According to the Tsopeng North ward Councillor, Kedise, many proposals were submitted to the Council before, with one by Cambridge Investments (Pty) Ltd who possessed the much needed land and just wanted to meet the Council to sign the Memorandum of Understanding, but were made to wait and rejected.
Further, the new development is expected to take its toll on the informal sector and small business people at the existing bus rank as they will be most disadvantaged and displaced. “The informal sector will be seriously affected by this. The mall near the bus rank will also be negatively affected. The PPP takes its toll on the public because it displaces bus rank and the informal sector but only a few will benefit,” Kedise highlighted.
But, Lobatse Mayor, Malebogo Kruger, confirmed that the Council will indeed lease the land to what she termed “deserving” investors under PPP arrangement through a transparent tendering process. She said as the Council they support the building of the new mall at the earmarked plot at bus rank despite numerous objections. “We initiated and support the project. We are bringing developments in the form of the new mall. Land belongs to the Council and we are leasing it out to serious investors,” she pointed out briefly.
But Councillor Kedise’s concern is that, as far back as 2007, the Council never advised the many applicants who wished to build malls in other areas of the town about the availability of land at the bus rank. The Council had been rejecting such application in recent years.
“We want the developments like the mall, but we want them clean,” lamented Kedise. He further observed that “we are also conjecturing why ‘all incorporating’ Lobatse Regeneration Scheme was overlooked and the new mall preferred.”
He reminisced that sometime in 2011, Councillor Rosemary Bosilong, moved a motion to the effect “that the Lobatse plantation plot be allocated as one plot for the development of commercial sector.” The motion then passed but however the Council sat on it.
The motion was necessitated by a demand by a number of companies whom also wanted to build a mall at the area.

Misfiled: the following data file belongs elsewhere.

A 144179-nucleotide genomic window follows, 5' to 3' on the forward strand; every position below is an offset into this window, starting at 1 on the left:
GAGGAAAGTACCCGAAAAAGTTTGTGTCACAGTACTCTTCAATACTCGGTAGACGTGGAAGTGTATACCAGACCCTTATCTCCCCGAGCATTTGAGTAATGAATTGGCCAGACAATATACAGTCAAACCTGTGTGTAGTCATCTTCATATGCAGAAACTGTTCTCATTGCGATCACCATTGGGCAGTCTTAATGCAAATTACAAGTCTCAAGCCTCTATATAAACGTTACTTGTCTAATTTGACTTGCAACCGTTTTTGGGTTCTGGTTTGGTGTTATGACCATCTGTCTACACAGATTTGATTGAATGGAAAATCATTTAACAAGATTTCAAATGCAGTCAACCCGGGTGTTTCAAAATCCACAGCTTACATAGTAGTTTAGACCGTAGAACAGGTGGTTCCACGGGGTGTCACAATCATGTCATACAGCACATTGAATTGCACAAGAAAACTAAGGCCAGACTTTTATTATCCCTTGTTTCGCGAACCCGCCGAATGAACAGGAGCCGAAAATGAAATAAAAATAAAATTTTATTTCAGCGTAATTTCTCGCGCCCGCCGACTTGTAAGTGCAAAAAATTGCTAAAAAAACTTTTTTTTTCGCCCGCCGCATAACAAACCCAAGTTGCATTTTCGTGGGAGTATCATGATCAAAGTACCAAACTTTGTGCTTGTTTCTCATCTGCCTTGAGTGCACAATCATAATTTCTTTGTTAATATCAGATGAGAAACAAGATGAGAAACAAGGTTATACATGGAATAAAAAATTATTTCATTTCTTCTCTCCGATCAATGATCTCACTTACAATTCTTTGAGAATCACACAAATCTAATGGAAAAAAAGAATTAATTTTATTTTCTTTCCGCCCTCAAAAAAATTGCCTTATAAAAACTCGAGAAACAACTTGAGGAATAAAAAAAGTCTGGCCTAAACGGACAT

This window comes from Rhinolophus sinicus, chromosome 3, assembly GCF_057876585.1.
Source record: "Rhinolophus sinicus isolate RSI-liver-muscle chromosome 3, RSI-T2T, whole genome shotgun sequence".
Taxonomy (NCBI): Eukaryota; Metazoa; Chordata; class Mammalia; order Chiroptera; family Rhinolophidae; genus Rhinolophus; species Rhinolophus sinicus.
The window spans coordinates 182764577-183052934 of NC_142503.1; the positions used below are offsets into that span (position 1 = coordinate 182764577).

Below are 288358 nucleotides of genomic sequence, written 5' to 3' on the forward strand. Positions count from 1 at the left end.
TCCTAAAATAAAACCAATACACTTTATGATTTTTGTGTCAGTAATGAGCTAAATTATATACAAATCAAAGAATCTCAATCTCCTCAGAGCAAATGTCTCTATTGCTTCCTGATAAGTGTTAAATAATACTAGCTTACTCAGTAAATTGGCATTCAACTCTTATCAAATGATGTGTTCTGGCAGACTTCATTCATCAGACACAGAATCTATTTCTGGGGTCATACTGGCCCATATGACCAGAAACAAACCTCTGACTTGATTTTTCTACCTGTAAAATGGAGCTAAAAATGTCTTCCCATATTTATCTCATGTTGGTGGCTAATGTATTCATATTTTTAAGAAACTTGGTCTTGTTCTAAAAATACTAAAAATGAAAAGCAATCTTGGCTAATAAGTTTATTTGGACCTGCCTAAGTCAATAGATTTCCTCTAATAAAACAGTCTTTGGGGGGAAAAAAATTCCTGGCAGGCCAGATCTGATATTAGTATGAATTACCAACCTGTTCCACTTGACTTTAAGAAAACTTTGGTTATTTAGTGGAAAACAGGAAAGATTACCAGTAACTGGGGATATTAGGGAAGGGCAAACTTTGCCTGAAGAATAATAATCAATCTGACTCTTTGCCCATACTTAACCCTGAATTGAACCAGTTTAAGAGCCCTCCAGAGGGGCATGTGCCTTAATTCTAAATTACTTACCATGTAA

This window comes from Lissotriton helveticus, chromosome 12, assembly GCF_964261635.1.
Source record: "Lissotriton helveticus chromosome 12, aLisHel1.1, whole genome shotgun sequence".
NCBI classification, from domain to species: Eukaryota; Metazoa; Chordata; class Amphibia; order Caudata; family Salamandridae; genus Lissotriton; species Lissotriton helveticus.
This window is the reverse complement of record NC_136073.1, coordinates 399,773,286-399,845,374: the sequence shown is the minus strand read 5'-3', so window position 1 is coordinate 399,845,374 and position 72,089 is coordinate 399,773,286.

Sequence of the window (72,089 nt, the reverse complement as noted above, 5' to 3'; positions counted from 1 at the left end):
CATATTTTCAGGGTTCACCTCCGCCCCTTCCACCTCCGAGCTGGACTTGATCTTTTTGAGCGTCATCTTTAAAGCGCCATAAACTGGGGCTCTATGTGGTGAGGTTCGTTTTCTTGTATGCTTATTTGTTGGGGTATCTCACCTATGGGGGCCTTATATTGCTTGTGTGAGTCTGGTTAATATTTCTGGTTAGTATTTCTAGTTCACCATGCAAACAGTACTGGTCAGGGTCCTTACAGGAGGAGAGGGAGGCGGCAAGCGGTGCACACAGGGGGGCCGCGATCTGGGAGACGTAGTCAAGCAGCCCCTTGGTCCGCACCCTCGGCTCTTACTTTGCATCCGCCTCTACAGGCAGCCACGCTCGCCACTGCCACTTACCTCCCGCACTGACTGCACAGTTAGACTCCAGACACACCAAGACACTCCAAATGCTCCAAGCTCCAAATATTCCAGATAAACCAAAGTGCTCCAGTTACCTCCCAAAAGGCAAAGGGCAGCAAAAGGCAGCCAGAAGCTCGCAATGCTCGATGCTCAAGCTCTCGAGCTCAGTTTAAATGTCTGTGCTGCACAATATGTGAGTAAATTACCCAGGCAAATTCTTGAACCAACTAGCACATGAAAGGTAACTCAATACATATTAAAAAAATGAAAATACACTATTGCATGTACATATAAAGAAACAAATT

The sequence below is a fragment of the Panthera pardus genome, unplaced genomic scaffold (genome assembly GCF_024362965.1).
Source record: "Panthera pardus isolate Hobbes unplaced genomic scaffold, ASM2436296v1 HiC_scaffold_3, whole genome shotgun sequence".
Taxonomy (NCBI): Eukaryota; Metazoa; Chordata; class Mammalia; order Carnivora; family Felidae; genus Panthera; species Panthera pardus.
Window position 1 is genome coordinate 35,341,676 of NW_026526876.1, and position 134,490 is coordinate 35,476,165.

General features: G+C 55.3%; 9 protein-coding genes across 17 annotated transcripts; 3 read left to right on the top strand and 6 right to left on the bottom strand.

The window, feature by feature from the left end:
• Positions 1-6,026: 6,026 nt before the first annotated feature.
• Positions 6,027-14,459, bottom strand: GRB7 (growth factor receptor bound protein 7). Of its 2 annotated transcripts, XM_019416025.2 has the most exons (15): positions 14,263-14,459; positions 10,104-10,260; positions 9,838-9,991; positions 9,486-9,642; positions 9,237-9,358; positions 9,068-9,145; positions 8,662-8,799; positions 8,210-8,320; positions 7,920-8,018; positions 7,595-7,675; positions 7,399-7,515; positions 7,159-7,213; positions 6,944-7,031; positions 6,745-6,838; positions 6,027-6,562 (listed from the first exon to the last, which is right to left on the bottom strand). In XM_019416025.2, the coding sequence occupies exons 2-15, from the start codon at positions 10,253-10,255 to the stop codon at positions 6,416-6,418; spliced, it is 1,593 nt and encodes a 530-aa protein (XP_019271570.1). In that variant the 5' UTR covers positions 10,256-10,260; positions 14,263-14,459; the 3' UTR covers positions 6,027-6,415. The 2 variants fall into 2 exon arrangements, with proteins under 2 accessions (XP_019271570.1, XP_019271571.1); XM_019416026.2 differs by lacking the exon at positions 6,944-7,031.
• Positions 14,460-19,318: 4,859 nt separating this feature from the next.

It is also said that another company had wanted to build the mall at the Lobatse old stadium plot not far from Botswana Meat Commission (BMC) headquarters – but were both turned down on unclear reasons. On the 29th September 2011, there was also a motion at LTC moved by the then Boswelatlou Councillor, Zubeida Raphael, with the intention to request that Lobatse old stadium plot no. 1890 Civic centre/community be turned into a commercial plot. The motion was however defeated with the reasons that the area is already developed and it cannot be changed.
Some companies from South Africa had also wanted to build a state of the art mall at the same old Lobatse stadium of the similar magnitude as of Olimpia stadium in Rustenburg, inclusive of tennis court and other sporting course grounds as well as the mall itself. Indications suggest that the Department of Lands, Town and Regional Planning in Gaborone then cautioned the town Council against submitting peace-meal plans. Instead they advised the Council to compose the Lobatse Regeneration Scheme which is ‘all encompassing.’
Before then, it is understood that some companies also came on board with endeavors to request Council to grant them leeway to build the mall in an area adjacent to Lobatse Town Park but were turned down. Meanwhile Ex Lobatse legislator, Nehemiah Modubule also expressed disapproval of the mall as he smells conspiracy between the incumbent town law maker, Kebonang and the investors of the mall.
He said Lobatse community was only informed of the move and not necessarily ‘consulted.’ Modubule was worried about the informal sector in terms of where they will be placed. According to the former MP, Lobatse does not need a mall but an economic development plan to grow the economy of the town. “There is high unemployment in Lobatse, if they build the mall, who will buy in these malls? Lobatse need industries to attract influx of people to work on those firms,” Modubule pointed out.